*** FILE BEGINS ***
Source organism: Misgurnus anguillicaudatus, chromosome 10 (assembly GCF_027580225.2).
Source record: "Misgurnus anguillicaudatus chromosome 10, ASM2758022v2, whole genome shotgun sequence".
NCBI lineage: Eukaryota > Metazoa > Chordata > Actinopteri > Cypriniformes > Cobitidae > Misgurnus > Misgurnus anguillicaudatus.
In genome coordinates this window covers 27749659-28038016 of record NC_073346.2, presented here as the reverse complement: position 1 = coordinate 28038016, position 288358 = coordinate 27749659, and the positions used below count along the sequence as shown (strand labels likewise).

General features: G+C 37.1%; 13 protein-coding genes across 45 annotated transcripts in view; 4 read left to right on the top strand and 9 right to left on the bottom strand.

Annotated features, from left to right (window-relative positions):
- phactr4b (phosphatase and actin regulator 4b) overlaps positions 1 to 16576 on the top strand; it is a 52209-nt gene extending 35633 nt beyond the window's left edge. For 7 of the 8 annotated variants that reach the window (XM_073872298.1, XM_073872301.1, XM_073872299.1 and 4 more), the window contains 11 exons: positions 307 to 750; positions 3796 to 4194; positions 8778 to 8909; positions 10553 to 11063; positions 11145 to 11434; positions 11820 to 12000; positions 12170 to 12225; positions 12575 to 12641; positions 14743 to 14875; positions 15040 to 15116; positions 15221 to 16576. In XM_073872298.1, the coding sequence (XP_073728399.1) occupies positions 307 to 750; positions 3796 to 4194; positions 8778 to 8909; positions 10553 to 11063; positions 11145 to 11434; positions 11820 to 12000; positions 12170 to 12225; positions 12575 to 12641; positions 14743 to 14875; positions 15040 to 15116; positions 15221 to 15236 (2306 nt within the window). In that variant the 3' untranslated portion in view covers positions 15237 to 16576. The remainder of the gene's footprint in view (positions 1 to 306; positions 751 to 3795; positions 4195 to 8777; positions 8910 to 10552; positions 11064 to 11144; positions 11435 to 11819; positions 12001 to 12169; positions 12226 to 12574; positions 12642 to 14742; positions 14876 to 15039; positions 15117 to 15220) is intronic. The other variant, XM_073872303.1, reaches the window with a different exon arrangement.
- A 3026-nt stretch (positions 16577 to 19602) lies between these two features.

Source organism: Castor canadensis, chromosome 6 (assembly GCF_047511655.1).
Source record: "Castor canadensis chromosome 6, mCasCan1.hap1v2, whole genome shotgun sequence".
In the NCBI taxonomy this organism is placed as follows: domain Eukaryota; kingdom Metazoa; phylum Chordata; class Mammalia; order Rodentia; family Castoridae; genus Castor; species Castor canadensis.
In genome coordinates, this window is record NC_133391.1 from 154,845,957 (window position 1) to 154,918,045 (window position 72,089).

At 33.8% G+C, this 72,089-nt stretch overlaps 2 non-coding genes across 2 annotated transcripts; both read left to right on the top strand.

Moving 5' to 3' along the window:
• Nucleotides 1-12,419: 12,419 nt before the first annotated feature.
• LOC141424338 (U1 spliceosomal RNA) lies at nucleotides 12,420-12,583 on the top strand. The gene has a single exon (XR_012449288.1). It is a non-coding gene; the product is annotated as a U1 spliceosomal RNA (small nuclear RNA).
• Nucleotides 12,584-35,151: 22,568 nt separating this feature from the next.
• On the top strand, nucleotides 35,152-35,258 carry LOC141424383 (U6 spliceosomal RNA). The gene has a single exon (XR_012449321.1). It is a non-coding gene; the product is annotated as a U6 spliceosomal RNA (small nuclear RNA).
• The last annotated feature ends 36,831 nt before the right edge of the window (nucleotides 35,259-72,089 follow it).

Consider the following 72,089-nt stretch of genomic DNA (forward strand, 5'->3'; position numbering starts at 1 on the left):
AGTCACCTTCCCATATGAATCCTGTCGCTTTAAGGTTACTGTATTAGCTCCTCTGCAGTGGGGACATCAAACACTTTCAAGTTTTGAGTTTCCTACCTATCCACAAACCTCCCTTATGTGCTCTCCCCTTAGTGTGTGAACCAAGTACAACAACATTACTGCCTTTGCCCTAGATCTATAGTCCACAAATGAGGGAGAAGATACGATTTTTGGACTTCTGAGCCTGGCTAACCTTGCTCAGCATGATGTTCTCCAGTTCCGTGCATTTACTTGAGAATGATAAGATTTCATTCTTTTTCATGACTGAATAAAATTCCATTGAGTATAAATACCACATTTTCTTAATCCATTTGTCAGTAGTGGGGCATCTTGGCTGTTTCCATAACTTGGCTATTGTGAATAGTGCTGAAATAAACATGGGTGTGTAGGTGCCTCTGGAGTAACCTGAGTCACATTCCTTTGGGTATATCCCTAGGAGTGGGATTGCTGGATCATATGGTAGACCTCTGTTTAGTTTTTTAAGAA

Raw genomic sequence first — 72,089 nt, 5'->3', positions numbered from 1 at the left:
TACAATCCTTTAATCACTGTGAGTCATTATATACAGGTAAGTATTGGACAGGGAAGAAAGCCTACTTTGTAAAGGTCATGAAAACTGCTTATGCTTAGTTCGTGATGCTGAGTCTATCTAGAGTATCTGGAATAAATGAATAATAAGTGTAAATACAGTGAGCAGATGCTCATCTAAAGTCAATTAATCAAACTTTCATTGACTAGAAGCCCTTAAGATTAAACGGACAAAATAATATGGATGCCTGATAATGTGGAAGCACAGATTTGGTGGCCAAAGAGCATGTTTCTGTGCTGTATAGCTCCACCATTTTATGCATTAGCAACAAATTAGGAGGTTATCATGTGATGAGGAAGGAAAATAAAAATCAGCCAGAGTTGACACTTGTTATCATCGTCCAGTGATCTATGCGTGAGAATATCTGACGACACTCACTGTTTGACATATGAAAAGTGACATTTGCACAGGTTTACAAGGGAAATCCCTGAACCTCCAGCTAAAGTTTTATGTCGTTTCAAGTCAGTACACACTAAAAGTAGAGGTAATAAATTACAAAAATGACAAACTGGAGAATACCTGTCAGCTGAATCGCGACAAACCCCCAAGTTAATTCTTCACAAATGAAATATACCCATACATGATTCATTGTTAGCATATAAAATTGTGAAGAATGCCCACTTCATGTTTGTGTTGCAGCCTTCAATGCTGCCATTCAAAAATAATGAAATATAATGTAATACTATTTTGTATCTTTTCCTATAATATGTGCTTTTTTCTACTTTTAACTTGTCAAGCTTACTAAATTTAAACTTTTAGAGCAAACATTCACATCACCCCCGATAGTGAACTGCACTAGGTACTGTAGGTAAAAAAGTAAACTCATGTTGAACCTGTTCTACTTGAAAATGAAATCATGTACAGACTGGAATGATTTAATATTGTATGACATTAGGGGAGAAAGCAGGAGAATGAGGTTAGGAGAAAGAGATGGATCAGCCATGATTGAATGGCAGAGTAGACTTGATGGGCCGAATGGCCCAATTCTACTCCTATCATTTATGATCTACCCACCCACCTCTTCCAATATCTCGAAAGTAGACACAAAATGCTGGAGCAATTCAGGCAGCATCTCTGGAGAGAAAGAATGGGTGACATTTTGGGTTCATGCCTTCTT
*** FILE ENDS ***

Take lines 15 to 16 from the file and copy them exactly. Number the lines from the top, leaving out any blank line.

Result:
• Nucleotides 1-12,419: 12,419 nt before the first annotated feature.
• LOC141424338 (U1 spliceosomal RNA) lies at nucleotides 12,420-12,583 on the top strand. The gene has a single exon (XR_012449288.1). It is a non-coding gene; the product is annotated as a U1 spliceosomal RNA (small nuclear RNA).